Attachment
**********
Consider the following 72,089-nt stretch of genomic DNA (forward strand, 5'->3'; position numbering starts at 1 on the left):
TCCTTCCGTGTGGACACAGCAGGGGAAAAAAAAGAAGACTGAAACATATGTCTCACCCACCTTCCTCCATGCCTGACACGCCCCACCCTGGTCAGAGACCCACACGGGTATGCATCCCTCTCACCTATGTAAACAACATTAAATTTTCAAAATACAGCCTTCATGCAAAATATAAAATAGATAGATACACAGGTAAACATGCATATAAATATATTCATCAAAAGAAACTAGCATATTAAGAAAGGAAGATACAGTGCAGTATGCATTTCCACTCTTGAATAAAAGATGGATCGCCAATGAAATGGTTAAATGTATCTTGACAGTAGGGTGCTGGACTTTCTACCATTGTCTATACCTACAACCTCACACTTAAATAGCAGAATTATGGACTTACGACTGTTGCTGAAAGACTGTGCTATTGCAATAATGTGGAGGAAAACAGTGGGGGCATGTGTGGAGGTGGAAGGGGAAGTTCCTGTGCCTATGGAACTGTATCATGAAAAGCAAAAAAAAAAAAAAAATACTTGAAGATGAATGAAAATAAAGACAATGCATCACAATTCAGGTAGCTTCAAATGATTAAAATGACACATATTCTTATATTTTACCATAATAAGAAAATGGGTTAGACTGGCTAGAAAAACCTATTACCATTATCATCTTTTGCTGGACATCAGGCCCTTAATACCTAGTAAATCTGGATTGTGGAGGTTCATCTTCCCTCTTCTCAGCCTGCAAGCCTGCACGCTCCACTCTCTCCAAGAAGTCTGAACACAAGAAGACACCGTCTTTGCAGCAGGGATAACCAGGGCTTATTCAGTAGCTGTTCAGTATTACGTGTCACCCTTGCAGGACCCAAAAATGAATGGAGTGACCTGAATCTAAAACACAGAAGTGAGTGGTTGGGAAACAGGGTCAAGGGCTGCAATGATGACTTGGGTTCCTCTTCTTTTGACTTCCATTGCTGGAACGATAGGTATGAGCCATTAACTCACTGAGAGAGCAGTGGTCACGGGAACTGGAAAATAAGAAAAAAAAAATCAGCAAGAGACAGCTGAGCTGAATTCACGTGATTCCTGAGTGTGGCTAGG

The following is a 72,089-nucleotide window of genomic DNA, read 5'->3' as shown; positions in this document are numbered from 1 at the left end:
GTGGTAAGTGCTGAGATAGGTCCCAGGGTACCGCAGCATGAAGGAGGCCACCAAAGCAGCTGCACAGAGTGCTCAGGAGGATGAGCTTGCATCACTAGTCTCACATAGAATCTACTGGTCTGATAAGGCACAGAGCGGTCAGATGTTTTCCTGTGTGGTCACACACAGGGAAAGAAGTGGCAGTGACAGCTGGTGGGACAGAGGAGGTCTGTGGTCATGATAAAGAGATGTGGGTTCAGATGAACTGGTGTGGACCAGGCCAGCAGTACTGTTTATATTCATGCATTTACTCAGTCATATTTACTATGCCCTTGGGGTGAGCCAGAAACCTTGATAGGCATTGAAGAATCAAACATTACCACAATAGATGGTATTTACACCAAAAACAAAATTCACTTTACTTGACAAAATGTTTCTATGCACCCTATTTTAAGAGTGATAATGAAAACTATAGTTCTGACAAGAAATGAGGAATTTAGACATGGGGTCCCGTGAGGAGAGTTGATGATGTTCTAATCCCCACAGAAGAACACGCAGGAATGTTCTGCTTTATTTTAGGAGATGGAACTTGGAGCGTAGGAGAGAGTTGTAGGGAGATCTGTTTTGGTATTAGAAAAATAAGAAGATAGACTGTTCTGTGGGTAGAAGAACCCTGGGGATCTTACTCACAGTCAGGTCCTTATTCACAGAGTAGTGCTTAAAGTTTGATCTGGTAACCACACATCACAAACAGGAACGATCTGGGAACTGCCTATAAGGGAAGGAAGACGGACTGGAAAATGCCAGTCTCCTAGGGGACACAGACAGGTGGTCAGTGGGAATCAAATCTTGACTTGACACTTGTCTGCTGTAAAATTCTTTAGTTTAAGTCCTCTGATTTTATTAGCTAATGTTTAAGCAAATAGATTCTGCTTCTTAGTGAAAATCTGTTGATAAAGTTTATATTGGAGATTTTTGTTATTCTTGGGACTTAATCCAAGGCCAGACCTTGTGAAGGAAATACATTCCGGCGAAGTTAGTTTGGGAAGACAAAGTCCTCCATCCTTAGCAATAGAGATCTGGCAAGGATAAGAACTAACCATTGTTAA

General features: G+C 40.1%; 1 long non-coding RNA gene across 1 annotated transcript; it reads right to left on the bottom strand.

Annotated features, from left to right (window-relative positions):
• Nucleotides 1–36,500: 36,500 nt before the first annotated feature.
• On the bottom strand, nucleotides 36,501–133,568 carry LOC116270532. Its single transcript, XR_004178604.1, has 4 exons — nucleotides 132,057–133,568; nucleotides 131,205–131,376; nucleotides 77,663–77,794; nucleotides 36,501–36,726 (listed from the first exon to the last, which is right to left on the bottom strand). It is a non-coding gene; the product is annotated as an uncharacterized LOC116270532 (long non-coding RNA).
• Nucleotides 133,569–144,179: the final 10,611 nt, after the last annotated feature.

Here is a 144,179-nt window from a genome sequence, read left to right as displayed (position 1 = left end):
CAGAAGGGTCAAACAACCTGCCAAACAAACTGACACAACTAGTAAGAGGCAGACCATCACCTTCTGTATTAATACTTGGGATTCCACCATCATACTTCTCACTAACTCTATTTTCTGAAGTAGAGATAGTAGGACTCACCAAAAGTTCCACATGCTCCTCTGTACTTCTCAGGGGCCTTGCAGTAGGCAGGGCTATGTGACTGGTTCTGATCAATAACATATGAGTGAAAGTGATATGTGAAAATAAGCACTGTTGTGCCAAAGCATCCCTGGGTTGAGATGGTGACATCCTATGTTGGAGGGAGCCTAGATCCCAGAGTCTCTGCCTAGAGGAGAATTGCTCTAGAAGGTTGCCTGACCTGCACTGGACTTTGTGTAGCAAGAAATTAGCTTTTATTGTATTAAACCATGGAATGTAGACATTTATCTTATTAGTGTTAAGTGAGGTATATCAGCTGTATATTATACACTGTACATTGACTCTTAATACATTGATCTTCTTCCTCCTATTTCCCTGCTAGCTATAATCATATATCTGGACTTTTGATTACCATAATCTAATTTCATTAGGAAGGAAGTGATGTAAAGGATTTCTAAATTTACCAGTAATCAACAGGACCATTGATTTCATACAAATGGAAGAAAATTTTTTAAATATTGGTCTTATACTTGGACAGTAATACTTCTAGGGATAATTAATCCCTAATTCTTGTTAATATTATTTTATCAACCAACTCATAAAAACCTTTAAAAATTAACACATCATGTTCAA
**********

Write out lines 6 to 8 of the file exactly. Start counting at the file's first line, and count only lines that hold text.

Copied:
Annotated features, from left to right (window-relative positions):
• Nucleotides 1–36,500: 36,500 nt before the first annotated feature.
• On the bottom strand, nucleotides 36,501–133,568 carry LOC116270532. Its single transcript, XR_004178604.1, has 4 exons — nucleotides 132,057–133,568; nucleotides 131,205–131,376; nucleotides 77,663–77,794; nucleotides 36,501–36,726 (listed from the first exon to the last, which is right to left on the bottom strand). It is a non-coding gene; the product is annotated as an uncharacterized LOC116270532 (long non-coding RNA).